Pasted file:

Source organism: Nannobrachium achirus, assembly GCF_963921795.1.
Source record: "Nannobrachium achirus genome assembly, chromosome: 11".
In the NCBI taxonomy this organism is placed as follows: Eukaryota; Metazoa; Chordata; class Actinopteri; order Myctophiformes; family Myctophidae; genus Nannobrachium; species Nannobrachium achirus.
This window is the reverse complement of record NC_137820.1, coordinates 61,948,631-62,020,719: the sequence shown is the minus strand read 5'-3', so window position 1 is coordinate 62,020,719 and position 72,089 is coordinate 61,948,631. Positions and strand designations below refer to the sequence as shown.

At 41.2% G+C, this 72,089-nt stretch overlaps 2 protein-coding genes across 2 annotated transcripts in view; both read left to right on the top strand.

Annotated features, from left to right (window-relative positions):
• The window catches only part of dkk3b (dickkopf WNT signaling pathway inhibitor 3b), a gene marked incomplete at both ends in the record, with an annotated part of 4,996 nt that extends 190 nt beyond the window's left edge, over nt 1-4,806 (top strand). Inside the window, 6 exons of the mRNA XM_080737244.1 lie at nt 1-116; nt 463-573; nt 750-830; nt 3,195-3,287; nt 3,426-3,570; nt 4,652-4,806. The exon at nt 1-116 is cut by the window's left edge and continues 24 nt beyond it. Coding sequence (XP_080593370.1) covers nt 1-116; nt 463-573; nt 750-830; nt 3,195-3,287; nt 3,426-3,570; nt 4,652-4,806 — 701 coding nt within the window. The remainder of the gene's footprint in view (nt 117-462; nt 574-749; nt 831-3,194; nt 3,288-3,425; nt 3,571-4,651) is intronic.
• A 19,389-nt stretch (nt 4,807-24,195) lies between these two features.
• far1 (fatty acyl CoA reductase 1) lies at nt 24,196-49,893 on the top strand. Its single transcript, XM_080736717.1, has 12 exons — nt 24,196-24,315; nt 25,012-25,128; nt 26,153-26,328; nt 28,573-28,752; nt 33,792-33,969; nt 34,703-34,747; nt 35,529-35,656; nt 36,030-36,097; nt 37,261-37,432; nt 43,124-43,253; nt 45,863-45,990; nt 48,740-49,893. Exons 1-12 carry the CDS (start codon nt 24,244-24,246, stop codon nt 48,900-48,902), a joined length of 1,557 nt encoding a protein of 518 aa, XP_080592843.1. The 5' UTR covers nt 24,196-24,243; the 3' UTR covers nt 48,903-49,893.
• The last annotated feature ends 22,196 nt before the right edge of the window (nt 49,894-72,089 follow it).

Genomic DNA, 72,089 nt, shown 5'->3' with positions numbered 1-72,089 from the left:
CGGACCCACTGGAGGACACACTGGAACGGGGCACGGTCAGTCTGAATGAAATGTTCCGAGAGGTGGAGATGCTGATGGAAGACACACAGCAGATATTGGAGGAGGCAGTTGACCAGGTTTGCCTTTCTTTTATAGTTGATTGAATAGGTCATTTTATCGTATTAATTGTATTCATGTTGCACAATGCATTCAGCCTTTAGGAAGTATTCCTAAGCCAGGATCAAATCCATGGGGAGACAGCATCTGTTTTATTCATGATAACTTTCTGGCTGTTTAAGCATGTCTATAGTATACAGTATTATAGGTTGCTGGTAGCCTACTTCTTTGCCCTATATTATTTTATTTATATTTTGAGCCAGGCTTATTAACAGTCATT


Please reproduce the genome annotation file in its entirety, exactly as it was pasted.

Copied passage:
Source organism: Nannobrachium achirus, assembly GCF_963921795.1.
Source record: "Nannobrachium achirus genome assembly, chromosome: 11".
In the NCBI taxonomy this organism is placed as follows: Eukaryota; Metazoa; Chordata; class Actinopteri; order Myctophiformes; family Myctophidae; genus Nannobrachium; species Nannobrachium achirus.
This window is the reverse complement of record NC_137820.1, coordinates 61,948,631-62,020,719: the sequence shown is the minus strand read 5'-3', so window position 1 is coordinate 62,020,719 and position 72,089 is coordinate 61,948,631. Positions and strand designations below refer to the sequence as shown.

At 41.2% G+C, this 72,089-nt stretch overlaps 2 protein-coding genes across 2 annotated transcripts in view; both read left to right on the top strand.

Annotated features, from left to right (window-relative positions):
• The window catches only part of dkk3b (dickkopf WNT signaling pathway inhibitor 3b), a gene marked incomplete at both ends in the record, with an annotated part of 4,996 nt that extends 190 nt beyond the window's left edge, over nt 1-4,806 (top strand). Inside the window, 6 exons of the mRNA XM_080737244.1 lie at nt 1-116; nt 463-573; nt 750-830; nt 3,195-3,287; nt 3,426-3,570; nt 4,652-4,806. The exon at nt 1-116 is cut by the window's left edge and continues 24 nt beyond it. Coding sequence (XP_080593370.1) covers nt 1-116; nt 463-573; nt 750-830; nt 3,195-3,287; nt 3,426-3,570; nt 4,652-4,806 — 701 coding nt within the window. The remainder of the gene's footprint in view (nt 117-462; nt 574-749; nt 831-3,194; nt 3,288-3,425; nt 3,571-4,651) is intronic.
• A 19,389-nt stretch (nt 4,807-24,195) lies between these two features.
• far1 (fatty acyl CoA reductase 1) lies at nt 24,196-49,893 on the top strand. Its single transcript, XM_080736717.1, has 12 exons — nt 24,196-24,315; nt 25,012-25,128; nt 26,153-26,328; nt 28,573-28,752; nt 33,792-33,969; nt 34,703-34,747; nt 35,529-35,656; nt 36,030-36,097; nt 37,261-37,432; nt 43,124-43,253; nt 45,863-45,990; nt 48,740-49,893. Exons 1-12 carry the CDS (start codon nt 24,244-24,246, stop codon nt 48,900-48,902), a joined length of 1,557 nt encoding a protein of 518 aa, XP_080592843.1. The 5' UTR covers nt 24,196-24,243; the 3' UTR covers nt 48,903-49,893.
• The last annotated feature ends 22,196 nt before the right edge of the window (nt 49,894-72,089 follow it).

Genomic DNA, 72,089 nt, shown 5'->3' with positions numbered 1-72,089 from the left:
CGGACCCACTGGAGGACACACTGGAACGGGGCACGGTCAGTCTGAATGAAATGTTCCGAGAGGTGGAGATGCTGATGGAAGACACACAGCAGATATTGGAGGAGGCAGTTGACCAGGTTTGCCTTTCTTTTATAGTTGATTGAATAGGTCATTTTATCGTATTAATTGTATTCATGTTGCACAATGCATTCAGCCTTTAGGAAGTATTCCTAAGCCAGGATCAAATCCATGGGGAGACAGCATCTGTTTTATTCATGATAACTTTCTGGCTGTTTAAGCATGTCTATAGTATACAGTATTATAGGTTGCTGGTAGCCTACTTCTTTGCCCTATATTATTTTATTTATATTTTGAGCCAGGCTTATTAACAGTCATT